We know many people who manage to live aboard in the winter on peanuts. No luxury, but enough to get by. It doesn't take a fancy boat. Sailing in the Eastern Caribbean is NOT like crossing oceans. You don't need navigation electronics, life rafts, or even a motor. A compass is plenty.

If you demand certainty, then finding a place to store the boat in heurricane season can be pricey. Think $500-600 a month. But if you are willing to take a little risk, you can probably find someone in Prickly Bay on Grenada who would keep an eye on your boat at anchor for a 1/10th of that.

Good luck, whichever you decide. It is a wonderful way to spend some time!
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Old 15-10-2016, 09:26   #14
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Re: Do I want to buy a boat?

Hey Bullshooter-- If you're primarily looking to sail in the Caribbean, check out Sebbatical- they charter four weeks and longer…

Also, Brent at the Captains Compass. We just chartered six weeks from him (because we couldn't find exactly what we wanted from Seabbatical) We won't be sailing until next April, so I don't have a review, but his price was fair and he's been very helpful. Tami
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Old 15-10-2016, 09:43   #15
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Re: Do I want to buy a boat?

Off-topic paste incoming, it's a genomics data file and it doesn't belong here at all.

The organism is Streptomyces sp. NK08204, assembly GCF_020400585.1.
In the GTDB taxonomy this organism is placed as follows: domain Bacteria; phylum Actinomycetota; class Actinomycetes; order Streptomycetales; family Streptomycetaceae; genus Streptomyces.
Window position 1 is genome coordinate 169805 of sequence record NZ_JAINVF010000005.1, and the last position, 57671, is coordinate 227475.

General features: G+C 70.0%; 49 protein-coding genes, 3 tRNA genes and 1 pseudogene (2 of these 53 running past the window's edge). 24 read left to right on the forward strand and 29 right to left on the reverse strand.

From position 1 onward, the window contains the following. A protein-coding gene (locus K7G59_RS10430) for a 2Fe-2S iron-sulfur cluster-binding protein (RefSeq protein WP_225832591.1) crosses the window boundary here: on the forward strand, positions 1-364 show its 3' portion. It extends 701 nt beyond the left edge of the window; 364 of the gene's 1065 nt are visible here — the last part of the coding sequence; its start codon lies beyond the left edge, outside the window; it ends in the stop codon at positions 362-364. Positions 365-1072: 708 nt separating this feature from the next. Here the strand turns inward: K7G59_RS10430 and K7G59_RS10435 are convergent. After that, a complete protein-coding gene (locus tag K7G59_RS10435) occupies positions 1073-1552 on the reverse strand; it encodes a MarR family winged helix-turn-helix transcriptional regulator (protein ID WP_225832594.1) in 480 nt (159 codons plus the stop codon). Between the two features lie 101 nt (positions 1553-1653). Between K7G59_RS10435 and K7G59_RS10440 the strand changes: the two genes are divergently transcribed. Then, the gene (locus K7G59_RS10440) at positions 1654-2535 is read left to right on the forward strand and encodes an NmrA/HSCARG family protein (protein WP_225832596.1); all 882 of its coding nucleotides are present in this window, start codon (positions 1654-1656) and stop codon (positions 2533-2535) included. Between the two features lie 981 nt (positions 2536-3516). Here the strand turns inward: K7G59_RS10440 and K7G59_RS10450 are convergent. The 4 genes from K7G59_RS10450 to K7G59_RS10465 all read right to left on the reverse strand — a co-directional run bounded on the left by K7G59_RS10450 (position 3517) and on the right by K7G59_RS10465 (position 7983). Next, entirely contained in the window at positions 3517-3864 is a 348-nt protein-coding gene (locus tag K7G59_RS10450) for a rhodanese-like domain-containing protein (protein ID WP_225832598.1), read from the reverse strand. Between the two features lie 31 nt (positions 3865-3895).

OK, I just read a little bit of the restoration by 30yearslater (thanks). I have to say I have zero interest in that kind of labor. I was thinking of doing things such as installing electronics, changing hoses, replacing thru-hulls and engine maintenance. Maybe some light trim carpentry.

What about boat owners who have boats down in the islands? Do they rent out their boats at all? Charter companies seem to be renting out boats in the 200K-750K value range. You don't see any 20-30 year old boats like I could afford.

Other pros and cons I am considering are- If just chartering, I would have options like the Greek Islands or Croatia, Sardinia, whatever. I don't see us being ready to do Atlantic crossings in a boat we could afford, but maybe I am being too timid there. Also, when chartering, I am in a boat much nicer than I could afford, if more impersonal. Example- last trip was 10 days in a Lagoon 40 just a few years old with 6 or us. I like the cats for the spaciousness but I don't see any -of any age- that I could afford.

Your cost numbers are very helpful, as I am trying to calculate owning a boat for the next 10 years, sailing to the Caribbean maybe every year or two for a few months, and sailing home plus slip rental the rest of the time. Compare that to how often I could fly to the Caribbean and charter for a month or three over the same 10 years.

As an owner, I could also sail along the Gulf Coast at will, marina hopping along FL, maybe go to the Bahamas once in a while. I am thinking a one way trip from New Orleans to St. Thomas would be what, 2 weeks or so? Plus I could use the boat as canyonbat suggests, and go for an evening sail whenever I wanted, or just invite friends to the dock.

I realize I do not quite have the fire in the belly that many of you do, esp. the live-aboard folks. I admit I am worried that my wife may get bored or feel confined (maybe me too) on the long passages. I know we love island hopping, but...

This is a big decision but I have plenty of time and a lot to consider. Actually going to look at a C&C 34, 1984, for $14,500 in a few hours. Leaving the checkbook at home canyonbat!!! Hoping not to fall in love with the first boat we look at!

Cruisersforum rocks. Going to do a search on fractional ownership soon.

Thanks,
BS'er